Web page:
This doctoral project analyses the role of Australia's banking sector in addressing and eliminating modern slavery in its operations and supply chains. It explores the corporate, ESG obligations on Australian banks in relation to the Modern Slavery Act, including governance and non-financial risk reporting, with a focus on 'social' risks. It explains that Australia's banking sector is exposed to risks of human rights through operations, supply chains and business relationships in lending, financing, credit, insurance, investing, use of banking facilities, exposure to financial crime such as money laundering and counter terrorism financing, and through offshoring and outsourcing. Leading practice of the UK financial sector is analysed to draw 'lessons learned' for Australia's banks, as they prepare to report under the Modern Slavery Act and embark on the process of 'doing' human rights due diligence. This study critically questions what is effective regulation, and effective sanctions in relation to financial misconduct and this research will inform the Australian Government when it undertakes public consultation for the statutory review of the Modern Slavery Act in 2022.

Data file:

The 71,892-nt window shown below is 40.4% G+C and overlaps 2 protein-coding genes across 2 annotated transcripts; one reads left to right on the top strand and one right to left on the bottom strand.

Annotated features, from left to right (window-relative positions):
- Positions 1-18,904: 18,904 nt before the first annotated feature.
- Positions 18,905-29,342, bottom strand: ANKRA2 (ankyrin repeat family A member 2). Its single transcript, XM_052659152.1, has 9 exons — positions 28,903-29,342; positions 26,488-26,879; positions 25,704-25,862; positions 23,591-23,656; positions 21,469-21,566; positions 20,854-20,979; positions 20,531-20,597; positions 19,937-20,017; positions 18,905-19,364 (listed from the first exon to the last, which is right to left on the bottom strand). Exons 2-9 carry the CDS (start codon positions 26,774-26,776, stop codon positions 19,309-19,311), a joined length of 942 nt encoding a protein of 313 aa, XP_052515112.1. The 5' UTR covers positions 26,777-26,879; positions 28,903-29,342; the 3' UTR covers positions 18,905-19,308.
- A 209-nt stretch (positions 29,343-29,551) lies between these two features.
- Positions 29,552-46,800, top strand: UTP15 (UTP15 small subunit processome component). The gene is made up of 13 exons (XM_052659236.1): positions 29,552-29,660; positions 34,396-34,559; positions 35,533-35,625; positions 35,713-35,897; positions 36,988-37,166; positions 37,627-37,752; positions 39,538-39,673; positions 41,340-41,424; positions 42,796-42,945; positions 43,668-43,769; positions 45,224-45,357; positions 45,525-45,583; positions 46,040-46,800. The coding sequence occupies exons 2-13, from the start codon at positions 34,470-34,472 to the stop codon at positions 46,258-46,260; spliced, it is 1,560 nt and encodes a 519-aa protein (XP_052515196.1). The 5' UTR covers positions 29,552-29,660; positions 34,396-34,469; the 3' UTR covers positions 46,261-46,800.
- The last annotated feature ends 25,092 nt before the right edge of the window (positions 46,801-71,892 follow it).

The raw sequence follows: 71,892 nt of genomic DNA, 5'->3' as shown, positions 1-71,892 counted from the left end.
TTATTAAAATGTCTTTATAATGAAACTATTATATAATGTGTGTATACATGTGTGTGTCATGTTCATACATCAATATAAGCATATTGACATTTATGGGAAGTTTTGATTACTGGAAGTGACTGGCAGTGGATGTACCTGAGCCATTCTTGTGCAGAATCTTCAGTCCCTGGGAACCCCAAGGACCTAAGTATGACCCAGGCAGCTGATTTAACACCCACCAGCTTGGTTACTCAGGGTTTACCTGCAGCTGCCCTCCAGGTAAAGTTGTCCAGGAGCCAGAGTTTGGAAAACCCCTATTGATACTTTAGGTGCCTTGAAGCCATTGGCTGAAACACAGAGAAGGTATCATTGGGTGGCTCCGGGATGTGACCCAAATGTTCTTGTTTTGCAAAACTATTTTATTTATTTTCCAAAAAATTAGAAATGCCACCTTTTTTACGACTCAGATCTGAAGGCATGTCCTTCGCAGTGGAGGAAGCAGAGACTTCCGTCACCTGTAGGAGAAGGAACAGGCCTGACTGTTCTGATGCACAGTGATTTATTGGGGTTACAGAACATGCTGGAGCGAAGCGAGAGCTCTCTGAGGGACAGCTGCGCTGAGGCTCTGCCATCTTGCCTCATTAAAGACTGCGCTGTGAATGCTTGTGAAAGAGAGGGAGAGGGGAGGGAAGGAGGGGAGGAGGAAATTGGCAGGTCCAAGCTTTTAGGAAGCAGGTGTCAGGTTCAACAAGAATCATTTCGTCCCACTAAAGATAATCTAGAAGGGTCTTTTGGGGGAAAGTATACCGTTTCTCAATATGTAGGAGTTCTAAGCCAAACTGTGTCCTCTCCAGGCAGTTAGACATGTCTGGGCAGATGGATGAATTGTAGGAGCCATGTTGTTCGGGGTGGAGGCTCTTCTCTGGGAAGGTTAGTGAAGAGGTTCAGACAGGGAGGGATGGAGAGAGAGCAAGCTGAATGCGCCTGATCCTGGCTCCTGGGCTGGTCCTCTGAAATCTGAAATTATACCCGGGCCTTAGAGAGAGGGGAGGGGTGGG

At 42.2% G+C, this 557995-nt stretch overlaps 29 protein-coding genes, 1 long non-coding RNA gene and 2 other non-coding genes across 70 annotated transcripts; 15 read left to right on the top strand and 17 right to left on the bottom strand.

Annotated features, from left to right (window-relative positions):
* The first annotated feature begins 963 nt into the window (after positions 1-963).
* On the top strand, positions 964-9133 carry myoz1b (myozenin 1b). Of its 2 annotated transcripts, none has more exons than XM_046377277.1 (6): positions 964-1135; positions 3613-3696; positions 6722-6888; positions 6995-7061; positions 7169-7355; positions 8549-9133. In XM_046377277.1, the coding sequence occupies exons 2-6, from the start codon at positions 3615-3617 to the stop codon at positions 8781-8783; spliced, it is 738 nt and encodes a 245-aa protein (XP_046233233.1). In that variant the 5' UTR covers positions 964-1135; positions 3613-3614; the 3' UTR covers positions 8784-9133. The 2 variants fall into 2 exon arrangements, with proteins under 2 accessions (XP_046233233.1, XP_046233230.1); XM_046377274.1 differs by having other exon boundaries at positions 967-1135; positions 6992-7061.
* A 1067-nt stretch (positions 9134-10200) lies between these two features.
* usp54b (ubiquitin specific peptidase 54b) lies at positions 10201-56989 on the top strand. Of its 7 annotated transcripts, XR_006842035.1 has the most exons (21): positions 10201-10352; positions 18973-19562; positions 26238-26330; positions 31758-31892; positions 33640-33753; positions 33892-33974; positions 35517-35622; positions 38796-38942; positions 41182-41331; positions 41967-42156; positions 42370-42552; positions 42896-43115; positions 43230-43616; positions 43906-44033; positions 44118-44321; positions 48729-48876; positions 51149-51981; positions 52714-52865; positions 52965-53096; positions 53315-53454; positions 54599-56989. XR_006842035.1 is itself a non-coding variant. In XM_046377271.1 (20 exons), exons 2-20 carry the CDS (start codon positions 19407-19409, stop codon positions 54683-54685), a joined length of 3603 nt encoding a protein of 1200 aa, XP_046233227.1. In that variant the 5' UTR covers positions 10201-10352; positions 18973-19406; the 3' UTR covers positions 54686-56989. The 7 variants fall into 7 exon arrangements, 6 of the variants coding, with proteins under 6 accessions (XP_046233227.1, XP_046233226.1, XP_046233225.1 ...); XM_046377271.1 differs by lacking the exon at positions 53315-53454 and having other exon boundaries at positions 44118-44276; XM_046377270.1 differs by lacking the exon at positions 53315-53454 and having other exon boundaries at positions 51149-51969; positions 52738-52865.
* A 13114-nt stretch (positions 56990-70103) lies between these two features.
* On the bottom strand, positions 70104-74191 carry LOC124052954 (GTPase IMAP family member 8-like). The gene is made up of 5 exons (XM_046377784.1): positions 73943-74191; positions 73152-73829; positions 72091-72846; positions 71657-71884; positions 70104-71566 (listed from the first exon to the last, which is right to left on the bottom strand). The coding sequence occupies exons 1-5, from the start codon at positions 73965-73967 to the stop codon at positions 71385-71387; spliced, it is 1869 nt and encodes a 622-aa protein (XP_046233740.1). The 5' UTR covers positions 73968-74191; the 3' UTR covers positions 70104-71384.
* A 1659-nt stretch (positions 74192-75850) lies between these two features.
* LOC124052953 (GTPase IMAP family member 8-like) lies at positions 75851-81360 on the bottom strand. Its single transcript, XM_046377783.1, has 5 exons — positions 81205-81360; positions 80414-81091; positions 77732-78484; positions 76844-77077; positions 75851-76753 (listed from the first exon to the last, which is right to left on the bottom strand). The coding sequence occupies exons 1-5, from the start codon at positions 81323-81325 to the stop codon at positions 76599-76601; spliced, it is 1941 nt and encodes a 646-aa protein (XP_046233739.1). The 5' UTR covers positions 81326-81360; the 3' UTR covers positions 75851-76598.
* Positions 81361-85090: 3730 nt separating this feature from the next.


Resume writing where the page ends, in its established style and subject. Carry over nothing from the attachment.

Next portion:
Banks, Modern Slavery, Business and Human Rights, Human Rights Due Diligence, Responsible Lending and Investment, Money Laundering, Effective regulation
Australian Government RTP Support Scholarship
Acknowledgement of country
RMIT University acknowledges the people of the Woi wurrung and Boon wurrung language groups of the eastern Kulin Nation on whose unceded lands we conduct the business of the University. RMIT University respectfully acknowledges their Ancestors and Elders, past and present. RMIT also acknowledges the Traditional Custodians and their Ancestors of the lands and waters across Australia where we conduct our business. - Artwork created by Louisa Bloomer